With the rise in the Omicron variant, Hong Kong announced last week that there will be a two week long ban on all flights departing from the United States, as well as from SEVEN other countries around the world. This ban was set to begin this past Sunday January 9th and is expected to continue at least until January 21st.
Cathay Pacific, the flag carrier for Hong Kong, typically runs seven direct routes from the U.S. throughout the year – from cities such as San Francisco, Dallas, Chicago, Newark, Los Angeles, New York, and Boston. These routes are typically frequented by pleasure seekers, as well as being popular for business travelers due to the city’s reputation for economic and financial dealings. With the recent suspension of these flights, many passengers who were hoping to transit or even locals returning home to this cosmopolitan city, may find themselves stuck – at least for the coming weeks.
This two week ban on passenger flights is not just exclusively for the United States, it also includes Australia, Canada, France, India, Pakistan, the Philippines, and the United Kingdom. In announcing these new measures, Hong Kong Chief Executive Carrie Lam described the new restrictions as “decisive and comprehensive” — more than any other restrictions the city as seen over the past two years. Lam noted that the decision to cancel these flights was in response to the “drastic” increase in imported coronavirus cases. Currently, the routes from these eight countries are some of the most heavily trafficked flights going in and out of the city of Hong Kong.
These measures come as new Omicron clusters have emerged over the past week within the city. This outbreak is linked to several Cathay Pacific crew members who broke isolation rules — dining in restaurants and bars, before testing positive.
As of now, there are only a handful of community infections within Hong Kong due to community spread, but the severe new restrictions are also a direct result of the low vaccination rates, particularly among the elderly — who are only 20% vaccinated.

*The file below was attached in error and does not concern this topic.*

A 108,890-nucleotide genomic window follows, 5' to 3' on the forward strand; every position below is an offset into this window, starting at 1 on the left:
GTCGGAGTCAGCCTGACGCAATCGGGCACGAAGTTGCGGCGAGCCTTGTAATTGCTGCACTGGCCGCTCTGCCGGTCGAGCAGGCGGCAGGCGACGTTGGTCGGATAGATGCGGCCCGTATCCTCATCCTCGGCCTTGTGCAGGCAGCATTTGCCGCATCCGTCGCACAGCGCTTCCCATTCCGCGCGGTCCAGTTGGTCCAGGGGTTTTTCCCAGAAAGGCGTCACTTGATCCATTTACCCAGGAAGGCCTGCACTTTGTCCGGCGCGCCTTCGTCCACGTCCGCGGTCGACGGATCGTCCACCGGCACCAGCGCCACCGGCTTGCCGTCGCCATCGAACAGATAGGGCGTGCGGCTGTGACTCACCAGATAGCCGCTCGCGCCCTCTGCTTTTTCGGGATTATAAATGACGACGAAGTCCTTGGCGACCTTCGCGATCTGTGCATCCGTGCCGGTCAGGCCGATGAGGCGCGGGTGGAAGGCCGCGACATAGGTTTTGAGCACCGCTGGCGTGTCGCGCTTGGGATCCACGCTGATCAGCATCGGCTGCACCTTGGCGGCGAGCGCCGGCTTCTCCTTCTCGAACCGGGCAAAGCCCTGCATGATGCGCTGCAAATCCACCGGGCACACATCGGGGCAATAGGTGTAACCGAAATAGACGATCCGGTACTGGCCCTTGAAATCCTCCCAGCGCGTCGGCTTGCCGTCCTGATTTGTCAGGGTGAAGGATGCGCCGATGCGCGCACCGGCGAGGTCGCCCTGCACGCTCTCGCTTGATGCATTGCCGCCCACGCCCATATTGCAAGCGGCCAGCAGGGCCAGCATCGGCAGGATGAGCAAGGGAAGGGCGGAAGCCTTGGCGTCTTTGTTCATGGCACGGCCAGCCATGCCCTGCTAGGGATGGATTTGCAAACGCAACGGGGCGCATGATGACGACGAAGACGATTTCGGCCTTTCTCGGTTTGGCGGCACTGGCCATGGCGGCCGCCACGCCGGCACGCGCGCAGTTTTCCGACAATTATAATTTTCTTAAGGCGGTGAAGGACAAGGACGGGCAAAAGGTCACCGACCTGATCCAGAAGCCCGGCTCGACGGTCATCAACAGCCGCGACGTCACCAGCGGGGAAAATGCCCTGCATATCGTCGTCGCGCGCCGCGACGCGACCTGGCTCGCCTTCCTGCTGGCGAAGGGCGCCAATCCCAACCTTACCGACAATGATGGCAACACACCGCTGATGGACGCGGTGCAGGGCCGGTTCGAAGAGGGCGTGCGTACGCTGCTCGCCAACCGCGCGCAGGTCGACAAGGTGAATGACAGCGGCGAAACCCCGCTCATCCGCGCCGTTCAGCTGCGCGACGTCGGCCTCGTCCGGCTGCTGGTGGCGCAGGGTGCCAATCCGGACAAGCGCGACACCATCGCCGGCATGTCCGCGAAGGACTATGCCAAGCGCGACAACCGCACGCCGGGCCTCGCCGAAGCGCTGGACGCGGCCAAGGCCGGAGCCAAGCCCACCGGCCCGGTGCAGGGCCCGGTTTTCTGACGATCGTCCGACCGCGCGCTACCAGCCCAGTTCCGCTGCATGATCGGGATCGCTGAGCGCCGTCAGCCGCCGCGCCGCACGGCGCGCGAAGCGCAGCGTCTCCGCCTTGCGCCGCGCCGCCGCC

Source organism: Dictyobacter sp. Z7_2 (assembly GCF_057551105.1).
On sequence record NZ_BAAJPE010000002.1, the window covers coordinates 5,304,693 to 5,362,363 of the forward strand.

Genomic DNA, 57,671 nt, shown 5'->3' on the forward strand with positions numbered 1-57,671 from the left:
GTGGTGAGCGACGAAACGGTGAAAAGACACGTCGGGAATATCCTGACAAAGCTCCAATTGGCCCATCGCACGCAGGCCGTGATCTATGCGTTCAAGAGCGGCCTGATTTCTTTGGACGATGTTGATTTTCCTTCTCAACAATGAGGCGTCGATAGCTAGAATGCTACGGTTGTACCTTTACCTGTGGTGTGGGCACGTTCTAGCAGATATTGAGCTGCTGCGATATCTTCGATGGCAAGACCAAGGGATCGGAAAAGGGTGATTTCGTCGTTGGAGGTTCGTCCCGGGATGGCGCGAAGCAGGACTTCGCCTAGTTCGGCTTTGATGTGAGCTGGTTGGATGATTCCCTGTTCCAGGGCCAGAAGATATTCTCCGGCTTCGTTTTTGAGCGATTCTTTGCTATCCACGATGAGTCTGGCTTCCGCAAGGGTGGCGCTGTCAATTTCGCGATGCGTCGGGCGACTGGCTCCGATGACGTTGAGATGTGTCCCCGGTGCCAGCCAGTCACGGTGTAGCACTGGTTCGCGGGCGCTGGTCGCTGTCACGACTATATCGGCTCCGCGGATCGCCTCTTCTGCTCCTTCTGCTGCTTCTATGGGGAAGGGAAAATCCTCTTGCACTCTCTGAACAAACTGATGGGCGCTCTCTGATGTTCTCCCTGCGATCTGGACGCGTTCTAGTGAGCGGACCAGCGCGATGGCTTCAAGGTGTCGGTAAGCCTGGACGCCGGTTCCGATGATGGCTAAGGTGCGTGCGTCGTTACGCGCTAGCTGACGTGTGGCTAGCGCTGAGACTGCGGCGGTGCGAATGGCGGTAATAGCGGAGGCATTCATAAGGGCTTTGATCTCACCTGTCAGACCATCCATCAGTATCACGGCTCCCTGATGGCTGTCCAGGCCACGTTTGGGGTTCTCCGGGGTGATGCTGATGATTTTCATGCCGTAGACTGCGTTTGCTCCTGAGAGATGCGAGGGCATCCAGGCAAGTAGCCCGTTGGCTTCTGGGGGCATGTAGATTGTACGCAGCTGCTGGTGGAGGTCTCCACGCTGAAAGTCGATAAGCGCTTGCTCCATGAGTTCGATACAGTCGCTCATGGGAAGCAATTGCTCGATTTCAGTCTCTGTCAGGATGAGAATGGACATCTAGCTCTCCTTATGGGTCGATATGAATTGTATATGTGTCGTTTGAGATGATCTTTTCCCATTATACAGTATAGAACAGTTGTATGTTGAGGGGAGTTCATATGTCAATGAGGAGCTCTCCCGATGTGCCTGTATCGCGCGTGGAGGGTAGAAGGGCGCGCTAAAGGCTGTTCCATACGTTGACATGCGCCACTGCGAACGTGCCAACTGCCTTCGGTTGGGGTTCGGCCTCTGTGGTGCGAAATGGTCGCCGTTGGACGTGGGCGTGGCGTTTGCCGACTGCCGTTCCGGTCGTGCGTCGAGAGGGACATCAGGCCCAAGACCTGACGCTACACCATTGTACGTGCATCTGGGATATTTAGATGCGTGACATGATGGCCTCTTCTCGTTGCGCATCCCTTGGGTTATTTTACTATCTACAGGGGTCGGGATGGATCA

Ban on Transit Passengers
Hong Kong also announced yesterday that they will ban air passengers from ALL Group A countries — (those designated as “high-risk”) from TRANSITING through Hong Kong International Airport. A similar passenger transit ban occurred in March 2020 early in the pandemic, but gradually resumed in the subsequent months (apart from mainland China).
This transit suspension will begin on January 15th and run at least until February 14th, although the dates are subject to review. There are 150 different countries that are currently being categorized as “high-risk”, leaving many passengers scrambling to rebook their flights and change their plans.
Such popular tourist destinations as Vietnam, Cambodia or Thailand which are currently open to tourists, may see a drop in travelers due to these new transit restrictions. This comes just as Thailand announced more additions to their Sandbox program this past week, to destinations Krabi, Phang Nga, and Koh Samui. Hong Kong International Airport serves five cities in Thailand, with dozens of flights a day to places such as Phuket, Bangkok, and Ko Sumai. Now, if a traveler is coming from one of these 150 “high-risk” countries, Hong Kong will no longer be an option.
Another Option For Travelers
Not all is lost for Asian travel. Singapore Changi Airport may be the best option for travel throughout the region. Singapore is currently the 18th busiest airport in the world, flying to various and exotic destinations. As of now, Singapore is allowing any passenger to transit through the popular airport, as long as they test negative 48 hours before their flight.
This article originally appeared on Travel Off Path. For the latest breaking news that will affect your next trip, please visit: Traveloffpath.com
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Disclaimer: Current travel rules and restrictions can change without notice. The decision to travel is ultimately your responsibility. Contact your consulate and/or local authorities to confirm your nationality’s entry and/or any changes to travel requirements before traveling. Travel Off Path does not endorse traveling against government advisories